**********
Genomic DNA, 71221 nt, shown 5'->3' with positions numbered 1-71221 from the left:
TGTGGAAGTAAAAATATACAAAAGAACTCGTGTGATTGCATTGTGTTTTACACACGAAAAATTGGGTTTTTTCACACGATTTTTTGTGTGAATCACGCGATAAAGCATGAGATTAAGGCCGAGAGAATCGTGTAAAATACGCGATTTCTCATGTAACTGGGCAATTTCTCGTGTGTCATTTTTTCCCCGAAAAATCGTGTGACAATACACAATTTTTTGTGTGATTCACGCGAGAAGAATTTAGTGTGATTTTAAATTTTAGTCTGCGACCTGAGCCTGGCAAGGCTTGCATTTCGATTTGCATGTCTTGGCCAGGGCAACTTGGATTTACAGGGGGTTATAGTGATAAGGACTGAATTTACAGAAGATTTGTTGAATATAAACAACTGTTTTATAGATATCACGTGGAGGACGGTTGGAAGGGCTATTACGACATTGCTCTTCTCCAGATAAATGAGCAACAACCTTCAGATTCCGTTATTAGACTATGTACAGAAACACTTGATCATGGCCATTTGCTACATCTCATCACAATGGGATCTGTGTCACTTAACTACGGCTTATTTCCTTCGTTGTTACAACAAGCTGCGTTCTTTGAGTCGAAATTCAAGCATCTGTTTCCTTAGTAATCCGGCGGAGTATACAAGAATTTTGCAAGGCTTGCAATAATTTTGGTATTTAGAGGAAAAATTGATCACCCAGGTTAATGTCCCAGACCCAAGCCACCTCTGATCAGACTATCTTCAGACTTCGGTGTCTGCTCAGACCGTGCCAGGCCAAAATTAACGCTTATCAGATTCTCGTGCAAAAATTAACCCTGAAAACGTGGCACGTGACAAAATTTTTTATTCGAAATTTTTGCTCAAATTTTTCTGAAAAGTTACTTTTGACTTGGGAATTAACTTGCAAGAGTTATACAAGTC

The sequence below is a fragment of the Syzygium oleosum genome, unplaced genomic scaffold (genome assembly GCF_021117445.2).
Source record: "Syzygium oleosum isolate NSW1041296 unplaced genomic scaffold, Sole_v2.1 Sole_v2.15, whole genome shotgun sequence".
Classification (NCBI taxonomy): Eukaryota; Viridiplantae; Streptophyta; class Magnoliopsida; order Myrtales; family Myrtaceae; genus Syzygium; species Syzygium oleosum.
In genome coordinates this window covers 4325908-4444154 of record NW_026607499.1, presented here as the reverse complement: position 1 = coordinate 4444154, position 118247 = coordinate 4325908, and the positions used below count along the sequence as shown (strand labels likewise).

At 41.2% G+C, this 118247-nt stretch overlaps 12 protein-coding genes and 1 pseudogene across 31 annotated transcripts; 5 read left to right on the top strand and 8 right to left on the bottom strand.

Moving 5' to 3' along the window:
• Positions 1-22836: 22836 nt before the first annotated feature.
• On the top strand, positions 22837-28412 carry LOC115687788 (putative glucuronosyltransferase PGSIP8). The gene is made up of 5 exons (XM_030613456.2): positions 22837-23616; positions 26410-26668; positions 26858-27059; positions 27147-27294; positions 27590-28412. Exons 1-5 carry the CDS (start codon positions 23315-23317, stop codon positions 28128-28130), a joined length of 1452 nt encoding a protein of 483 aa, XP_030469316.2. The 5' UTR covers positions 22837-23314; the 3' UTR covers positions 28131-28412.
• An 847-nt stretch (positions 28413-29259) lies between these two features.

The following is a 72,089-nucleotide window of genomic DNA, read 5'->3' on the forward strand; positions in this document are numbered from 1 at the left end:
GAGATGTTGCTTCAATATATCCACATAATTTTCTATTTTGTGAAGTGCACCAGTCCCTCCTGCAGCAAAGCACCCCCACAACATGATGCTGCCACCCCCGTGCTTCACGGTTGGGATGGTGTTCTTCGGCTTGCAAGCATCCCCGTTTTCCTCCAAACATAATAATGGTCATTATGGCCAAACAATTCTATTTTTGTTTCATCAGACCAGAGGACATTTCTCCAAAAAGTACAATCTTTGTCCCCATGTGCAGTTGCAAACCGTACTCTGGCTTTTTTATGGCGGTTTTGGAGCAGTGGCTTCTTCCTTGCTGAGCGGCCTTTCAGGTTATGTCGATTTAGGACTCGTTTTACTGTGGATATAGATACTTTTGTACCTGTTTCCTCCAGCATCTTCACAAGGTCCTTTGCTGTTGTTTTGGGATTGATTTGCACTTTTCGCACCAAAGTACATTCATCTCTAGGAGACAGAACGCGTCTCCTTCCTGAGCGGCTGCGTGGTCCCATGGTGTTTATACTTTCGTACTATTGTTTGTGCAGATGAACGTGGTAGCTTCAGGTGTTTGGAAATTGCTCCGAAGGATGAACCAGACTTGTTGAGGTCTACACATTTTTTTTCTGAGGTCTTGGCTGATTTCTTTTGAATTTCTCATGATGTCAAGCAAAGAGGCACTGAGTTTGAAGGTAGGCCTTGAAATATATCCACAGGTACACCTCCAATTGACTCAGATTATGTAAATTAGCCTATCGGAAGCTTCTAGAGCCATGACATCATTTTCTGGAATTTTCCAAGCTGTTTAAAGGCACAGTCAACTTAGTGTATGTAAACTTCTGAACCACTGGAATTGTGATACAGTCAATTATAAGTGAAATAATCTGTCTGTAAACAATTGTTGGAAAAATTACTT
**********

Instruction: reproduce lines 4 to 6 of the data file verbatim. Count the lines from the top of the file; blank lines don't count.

Source record: "Syzygium oleosum isolate NSW1041296 unplaced genomic scaffold, Sole_v2.1 Sole_v2.15, whole genome shotgun sequence".
Classification (NCBI taxonomy): Eukaryota; Viridiplantae; Streptophyta; class Magnoliopsida; order Myrtales; family Myrtaceae; genus Syzygium; species Syzygium oleosum.
In genome coordinates this window covers 4325908-4444154 of record NW_026607499.1, presented here as the reverse complement: position 1 = coordinate 4444154, position 118247 = coordinate 4325908, and the positions used below count along the sequence as shown (strand labels likewise).